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Buying a House Sight Unseen: Worth It or Not?

Buying a new home is always an exhilarating experience. In some markets, you might consider putting in an offer without visiting the property in ...

This story originally appeared on Point2

Buying a new home is always an exhilarating experience. In some markets, you might consider putting in an offer without visiting the property in advance. However, is it a sensible approach to one of the most significant financial transactions many people ever undertake? Let’s find out.

- Point2

When Is Buying a House Sight Unseen a Good Idea?

Property Is out of State

If the property you’re prospecting is out of state or requires traveling for thousands of miles, buying it sight unseen can be a good call. You no longer have to spend money on getting there, booking accommodation, and paying for your meals while you’re away. Not only that, but it will also allow you to maximize time efficiency by not having to take time off work or spending days traveling there and back.

The Market is Hot

In neighborhoods where demand is high but housing supply is low, it’s not uncommon for sellers to find a buyer within days of posting a listing. Buying a house sight unseen allows you to act quickly, and the sooner you get your foot in the door with an attractive offer, the sooner you can outbid other buyers.

The Location Takes Priority

Perhaps you’ve lived in the area in the past, or maybe you have friends and family already living there. Maybe you need to relocate there due to work. Or perhaps you’re willing to prioritize a good location over the property itself, and your budget can accommodate a few repairs and upgrades. Whatever the case, if the location is the most important aspect for you, then buying a house sight unseen can work in your favor.

Why Is Buying a House Sight Unseen a Bad Idea?

You Won’t Get the Full Picture

This is by far the biggest caveat of buying a house sight unseen. Despite all the photos, 3D tours and video calls with your agent on-site, you won’t be able to get a real feel for the property until you actually visit it. You won’t be able to detect flaws such as mold, unpleasant smells, poor lighting or a noisy interstate nearby. Pictures can be photoshopped, and virtual tours can be staged to show only the best angles, but once you get there, you may discover that the ceilings are too low or the rooms are smaller than they looked in the photos.

The Seller Might Reject Your Offer

Although most sellers would jump at the opportunity to sell their home quickly, a sight-unseen offer can actually be perceived as risky. For example, the sale could be delayed due to the buyers’ request for inspections and appraisals. Also, there’s a higher chance that the deal will fall through.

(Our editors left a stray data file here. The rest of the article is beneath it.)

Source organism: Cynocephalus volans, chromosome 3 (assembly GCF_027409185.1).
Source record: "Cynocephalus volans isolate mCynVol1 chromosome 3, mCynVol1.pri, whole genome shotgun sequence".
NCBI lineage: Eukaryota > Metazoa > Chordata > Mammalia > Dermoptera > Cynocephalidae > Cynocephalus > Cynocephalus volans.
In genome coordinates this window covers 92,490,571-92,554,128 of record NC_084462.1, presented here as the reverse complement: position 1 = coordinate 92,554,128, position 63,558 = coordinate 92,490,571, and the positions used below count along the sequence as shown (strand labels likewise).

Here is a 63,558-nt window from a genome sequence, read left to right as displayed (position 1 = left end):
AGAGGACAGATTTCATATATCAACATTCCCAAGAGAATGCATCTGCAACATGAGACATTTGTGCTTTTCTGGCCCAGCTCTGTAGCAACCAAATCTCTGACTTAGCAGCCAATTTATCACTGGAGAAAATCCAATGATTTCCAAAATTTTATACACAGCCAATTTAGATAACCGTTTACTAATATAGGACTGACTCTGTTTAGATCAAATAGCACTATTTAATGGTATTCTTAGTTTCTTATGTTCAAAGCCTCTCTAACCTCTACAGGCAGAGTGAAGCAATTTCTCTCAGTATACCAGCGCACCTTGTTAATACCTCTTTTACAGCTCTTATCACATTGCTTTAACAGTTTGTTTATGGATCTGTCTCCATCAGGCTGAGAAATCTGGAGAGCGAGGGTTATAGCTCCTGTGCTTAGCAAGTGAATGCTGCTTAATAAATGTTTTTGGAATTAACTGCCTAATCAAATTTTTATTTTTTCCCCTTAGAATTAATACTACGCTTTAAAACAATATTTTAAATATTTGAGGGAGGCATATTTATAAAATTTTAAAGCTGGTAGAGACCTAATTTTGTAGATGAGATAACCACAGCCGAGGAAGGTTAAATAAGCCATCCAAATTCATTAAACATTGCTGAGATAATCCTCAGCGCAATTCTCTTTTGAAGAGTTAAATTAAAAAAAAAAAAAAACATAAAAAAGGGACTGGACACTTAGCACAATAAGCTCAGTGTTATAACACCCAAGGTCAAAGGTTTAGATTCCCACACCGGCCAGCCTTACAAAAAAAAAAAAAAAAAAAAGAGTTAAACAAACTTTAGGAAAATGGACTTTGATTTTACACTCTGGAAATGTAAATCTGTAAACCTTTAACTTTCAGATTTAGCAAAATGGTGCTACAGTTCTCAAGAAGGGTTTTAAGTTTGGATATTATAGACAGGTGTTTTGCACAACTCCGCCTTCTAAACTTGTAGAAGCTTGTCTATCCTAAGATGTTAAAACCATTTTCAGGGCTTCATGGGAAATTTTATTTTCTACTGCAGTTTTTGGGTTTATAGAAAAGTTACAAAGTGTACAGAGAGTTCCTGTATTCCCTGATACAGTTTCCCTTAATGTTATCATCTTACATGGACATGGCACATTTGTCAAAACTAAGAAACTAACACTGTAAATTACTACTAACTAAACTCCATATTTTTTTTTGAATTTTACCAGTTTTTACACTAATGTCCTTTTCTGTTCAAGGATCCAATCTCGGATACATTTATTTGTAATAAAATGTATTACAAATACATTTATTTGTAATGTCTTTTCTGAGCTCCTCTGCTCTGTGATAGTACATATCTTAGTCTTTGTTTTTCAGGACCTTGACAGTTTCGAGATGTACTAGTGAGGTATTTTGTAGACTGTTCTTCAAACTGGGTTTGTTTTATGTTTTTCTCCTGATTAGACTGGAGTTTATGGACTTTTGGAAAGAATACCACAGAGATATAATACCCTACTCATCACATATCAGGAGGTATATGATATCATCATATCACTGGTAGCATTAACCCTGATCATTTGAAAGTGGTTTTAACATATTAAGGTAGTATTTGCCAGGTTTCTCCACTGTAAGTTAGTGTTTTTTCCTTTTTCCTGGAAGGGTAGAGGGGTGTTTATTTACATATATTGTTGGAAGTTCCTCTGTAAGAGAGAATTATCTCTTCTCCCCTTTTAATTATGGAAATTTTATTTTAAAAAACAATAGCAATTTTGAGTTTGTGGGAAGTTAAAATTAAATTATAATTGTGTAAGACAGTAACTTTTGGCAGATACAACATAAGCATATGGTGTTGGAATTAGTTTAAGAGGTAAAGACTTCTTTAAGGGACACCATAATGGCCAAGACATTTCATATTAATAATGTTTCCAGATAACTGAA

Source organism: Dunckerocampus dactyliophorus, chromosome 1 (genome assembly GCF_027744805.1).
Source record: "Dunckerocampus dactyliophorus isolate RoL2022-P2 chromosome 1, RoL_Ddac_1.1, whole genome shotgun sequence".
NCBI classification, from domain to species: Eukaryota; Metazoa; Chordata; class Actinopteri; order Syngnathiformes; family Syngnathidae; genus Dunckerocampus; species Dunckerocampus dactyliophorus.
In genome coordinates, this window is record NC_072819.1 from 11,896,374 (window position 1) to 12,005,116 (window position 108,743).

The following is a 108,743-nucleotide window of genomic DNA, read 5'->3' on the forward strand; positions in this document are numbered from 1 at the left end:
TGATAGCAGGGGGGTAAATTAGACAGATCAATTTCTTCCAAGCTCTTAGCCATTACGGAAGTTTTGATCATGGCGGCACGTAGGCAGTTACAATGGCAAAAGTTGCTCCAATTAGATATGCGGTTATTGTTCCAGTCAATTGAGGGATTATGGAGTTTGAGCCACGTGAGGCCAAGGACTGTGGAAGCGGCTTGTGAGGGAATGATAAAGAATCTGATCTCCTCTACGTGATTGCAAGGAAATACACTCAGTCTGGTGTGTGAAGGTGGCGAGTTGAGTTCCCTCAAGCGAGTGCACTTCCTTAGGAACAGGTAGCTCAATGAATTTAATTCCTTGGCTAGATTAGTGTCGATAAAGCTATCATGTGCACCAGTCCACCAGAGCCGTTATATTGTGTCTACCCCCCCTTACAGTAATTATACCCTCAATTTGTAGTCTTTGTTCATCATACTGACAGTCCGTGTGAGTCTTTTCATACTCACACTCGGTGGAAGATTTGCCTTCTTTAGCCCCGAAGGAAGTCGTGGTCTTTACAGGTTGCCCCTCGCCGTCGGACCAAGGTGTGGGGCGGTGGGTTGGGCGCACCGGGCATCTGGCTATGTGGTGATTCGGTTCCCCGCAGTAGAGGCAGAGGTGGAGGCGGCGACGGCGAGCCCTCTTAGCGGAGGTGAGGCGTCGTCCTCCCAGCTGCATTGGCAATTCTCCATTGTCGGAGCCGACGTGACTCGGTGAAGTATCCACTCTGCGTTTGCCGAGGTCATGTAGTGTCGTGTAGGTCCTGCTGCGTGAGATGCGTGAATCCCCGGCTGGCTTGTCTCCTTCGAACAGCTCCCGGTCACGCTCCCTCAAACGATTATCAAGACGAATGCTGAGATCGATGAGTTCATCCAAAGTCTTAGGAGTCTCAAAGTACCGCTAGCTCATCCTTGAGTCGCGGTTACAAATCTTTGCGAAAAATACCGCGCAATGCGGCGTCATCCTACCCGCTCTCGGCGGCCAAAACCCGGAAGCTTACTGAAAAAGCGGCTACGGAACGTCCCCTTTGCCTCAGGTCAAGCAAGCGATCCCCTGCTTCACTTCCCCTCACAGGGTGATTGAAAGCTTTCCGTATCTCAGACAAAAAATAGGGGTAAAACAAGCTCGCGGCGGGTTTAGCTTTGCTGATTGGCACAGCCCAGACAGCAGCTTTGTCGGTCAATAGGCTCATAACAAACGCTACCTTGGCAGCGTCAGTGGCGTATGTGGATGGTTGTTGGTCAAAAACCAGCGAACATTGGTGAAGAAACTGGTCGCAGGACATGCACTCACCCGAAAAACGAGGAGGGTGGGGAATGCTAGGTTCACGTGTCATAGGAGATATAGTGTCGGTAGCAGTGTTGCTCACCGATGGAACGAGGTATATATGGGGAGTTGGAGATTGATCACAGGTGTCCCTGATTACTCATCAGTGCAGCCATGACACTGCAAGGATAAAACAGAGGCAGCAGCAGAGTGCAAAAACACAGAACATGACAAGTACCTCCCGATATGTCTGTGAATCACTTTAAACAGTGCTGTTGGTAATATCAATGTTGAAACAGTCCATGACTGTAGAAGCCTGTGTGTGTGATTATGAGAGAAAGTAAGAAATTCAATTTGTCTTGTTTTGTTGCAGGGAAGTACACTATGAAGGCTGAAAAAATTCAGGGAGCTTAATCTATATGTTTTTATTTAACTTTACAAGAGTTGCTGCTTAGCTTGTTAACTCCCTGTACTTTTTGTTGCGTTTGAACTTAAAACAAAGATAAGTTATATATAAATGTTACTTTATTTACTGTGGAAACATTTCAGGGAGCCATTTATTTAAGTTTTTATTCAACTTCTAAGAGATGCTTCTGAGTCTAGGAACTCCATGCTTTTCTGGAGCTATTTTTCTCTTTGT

It’s not uncommon for buyers to place a sight-unseen offer in an attempt to crowd out competition, then back out when they finally set foot inside the property or when their contractual demands cannot be met. For most sellers, going back on the market can make their property seem less appealing to new buyers, and as a result, they can be wary of sight-unseen offers.

Tips for Buying a House Sight Unseen

Here are a few tips to keep in mind if you’re considering buying your future home without viewing it yourself.

Work with a Real Estate Agent…

Real estate agents are a real asset for homebuyers at the best of times. But when buying a home sight unseen, a good agent is worth their weight in gold.

… and an Inspector

If you’re buying a house sight unseen, hiring an inspector should be a must. They may cost a few hundred dollars, but their input is invaluable. Remember that an inspector can discover flaws not visible in photos and virtual tours, such as faulty electrical wiring or plumbing, flaws in the basement, roof or attic, and even problems with the structural integrity of the house.

Be Cautious of Old Listings

If a property has been on the market a long time, you can bet that other buyers have already visited it. And if they didn’t buy it, there’s probably a very good reason for it.

Protect Yourself with a Contingency Clause

This contractual clause allows you to back away from a sale if the requirements you and the seller negotiated are not met. You can include an appraisal contingency, an inspection contingency, and even make the sale contingent on walk-throughs or viewings before closing.

Be a Tech-savvy Buyer

Technology is changing the way we buy homes in the 21st century. From Google Street View and Satellite View to real-time video tours, you now have an entire arsenal of tools at your fingertips. And if you use them to your advantage, they can be a real game-changer when you’re buying a house sight unseen.